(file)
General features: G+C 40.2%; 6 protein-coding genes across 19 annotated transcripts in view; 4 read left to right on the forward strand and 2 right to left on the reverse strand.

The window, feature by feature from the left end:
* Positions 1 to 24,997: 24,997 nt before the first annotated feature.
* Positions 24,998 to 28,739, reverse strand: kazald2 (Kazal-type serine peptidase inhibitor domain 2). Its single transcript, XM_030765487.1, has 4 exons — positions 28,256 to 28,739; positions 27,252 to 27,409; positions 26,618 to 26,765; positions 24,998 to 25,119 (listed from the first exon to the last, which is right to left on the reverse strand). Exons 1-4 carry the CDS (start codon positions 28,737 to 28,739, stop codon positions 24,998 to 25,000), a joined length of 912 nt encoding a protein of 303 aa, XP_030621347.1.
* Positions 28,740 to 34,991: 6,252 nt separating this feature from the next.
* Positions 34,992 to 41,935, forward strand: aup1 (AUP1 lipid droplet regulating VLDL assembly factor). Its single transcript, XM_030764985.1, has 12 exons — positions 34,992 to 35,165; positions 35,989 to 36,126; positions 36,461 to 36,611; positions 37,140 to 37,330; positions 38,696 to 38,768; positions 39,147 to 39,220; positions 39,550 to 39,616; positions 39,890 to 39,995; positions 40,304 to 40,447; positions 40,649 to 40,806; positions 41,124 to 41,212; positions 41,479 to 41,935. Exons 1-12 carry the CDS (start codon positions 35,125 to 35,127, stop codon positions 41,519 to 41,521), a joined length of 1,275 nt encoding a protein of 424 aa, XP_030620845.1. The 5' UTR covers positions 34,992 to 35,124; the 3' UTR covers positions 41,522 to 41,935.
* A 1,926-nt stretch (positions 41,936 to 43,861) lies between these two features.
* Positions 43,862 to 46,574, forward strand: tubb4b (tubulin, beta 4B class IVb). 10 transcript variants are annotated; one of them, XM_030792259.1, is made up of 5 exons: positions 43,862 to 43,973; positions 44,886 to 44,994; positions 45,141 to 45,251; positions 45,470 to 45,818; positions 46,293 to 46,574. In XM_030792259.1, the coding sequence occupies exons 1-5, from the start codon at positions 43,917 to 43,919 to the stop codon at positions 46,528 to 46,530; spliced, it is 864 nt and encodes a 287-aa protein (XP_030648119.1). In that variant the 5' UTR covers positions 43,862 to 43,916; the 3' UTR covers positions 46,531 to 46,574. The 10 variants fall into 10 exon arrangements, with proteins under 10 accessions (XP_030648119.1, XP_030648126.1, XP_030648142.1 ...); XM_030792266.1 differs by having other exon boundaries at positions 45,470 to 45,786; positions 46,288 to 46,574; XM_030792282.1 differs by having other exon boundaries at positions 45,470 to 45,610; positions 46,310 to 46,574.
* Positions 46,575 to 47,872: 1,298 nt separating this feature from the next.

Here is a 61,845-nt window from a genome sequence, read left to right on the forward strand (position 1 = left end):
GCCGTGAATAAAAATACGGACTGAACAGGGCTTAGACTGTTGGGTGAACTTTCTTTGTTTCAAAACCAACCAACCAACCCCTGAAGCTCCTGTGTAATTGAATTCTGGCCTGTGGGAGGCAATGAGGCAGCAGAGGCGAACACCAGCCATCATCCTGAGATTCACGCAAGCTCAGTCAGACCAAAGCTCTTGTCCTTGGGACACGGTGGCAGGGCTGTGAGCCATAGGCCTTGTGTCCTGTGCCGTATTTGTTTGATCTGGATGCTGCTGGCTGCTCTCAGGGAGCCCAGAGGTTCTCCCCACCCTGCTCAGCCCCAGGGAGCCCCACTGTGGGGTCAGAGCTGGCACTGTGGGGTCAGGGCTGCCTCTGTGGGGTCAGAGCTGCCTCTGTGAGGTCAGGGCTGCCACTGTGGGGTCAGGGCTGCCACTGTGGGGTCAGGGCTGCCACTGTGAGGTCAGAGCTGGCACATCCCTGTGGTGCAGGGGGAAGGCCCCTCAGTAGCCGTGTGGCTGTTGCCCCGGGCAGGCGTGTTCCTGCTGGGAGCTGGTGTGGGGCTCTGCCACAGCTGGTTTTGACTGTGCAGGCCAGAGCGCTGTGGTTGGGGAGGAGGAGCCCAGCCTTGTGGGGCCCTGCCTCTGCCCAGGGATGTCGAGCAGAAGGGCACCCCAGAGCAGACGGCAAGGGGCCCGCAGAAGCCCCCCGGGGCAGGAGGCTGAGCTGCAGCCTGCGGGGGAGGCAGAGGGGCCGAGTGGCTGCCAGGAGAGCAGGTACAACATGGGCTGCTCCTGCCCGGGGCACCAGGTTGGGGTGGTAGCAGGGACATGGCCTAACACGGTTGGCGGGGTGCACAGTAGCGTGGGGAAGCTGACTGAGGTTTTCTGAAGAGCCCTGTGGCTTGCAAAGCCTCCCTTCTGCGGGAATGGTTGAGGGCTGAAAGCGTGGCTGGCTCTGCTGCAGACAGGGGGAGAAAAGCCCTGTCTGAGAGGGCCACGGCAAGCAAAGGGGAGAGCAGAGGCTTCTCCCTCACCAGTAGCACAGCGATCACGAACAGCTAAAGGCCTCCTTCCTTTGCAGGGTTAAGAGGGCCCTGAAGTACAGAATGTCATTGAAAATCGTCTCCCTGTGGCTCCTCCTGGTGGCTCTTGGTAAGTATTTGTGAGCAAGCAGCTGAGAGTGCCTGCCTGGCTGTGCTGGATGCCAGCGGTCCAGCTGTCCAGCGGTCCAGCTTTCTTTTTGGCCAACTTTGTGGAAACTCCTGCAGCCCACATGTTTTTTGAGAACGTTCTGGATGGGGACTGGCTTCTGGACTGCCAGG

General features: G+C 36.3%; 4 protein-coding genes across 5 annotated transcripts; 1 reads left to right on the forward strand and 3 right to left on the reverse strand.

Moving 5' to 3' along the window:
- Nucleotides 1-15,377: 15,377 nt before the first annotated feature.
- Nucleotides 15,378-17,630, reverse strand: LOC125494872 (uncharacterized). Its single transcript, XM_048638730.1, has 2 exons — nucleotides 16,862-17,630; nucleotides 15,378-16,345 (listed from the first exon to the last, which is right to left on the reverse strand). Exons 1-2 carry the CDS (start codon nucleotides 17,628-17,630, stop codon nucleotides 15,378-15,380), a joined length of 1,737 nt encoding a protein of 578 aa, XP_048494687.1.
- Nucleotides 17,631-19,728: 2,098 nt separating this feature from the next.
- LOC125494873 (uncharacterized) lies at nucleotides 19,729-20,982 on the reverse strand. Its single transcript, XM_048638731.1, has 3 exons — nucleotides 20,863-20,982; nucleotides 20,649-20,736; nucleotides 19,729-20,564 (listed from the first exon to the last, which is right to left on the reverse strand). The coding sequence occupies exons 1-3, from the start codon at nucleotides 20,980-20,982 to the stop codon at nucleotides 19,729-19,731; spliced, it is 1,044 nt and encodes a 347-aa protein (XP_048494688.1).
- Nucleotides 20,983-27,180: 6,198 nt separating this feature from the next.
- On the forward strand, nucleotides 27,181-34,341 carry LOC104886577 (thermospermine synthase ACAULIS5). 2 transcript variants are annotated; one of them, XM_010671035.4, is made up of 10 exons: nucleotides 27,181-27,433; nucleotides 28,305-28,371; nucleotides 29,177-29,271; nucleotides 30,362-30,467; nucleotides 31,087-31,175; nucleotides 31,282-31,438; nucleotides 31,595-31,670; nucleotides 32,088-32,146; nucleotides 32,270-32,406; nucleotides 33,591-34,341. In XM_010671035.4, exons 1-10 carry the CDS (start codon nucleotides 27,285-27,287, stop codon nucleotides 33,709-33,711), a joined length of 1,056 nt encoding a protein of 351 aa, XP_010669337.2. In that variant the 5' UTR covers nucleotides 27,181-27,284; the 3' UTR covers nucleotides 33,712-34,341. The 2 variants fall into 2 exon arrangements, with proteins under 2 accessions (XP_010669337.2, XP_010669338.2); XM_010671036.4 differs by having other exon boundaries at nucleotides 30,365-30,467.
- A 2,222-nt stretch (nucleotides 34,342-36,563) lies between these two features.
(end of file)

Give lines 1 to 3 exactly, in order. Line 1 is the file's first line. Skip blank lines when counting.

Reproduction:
General features: G+C 40.2%; 6 protein-coding genes across 19 annotated transcripts in view; 4 read left to right on the forward strand and 2 right to left on the reverse strand.

The window, feature by feature from the left end:
* Positions 1 to 24,997: 24,997 nt before the first annotated feature.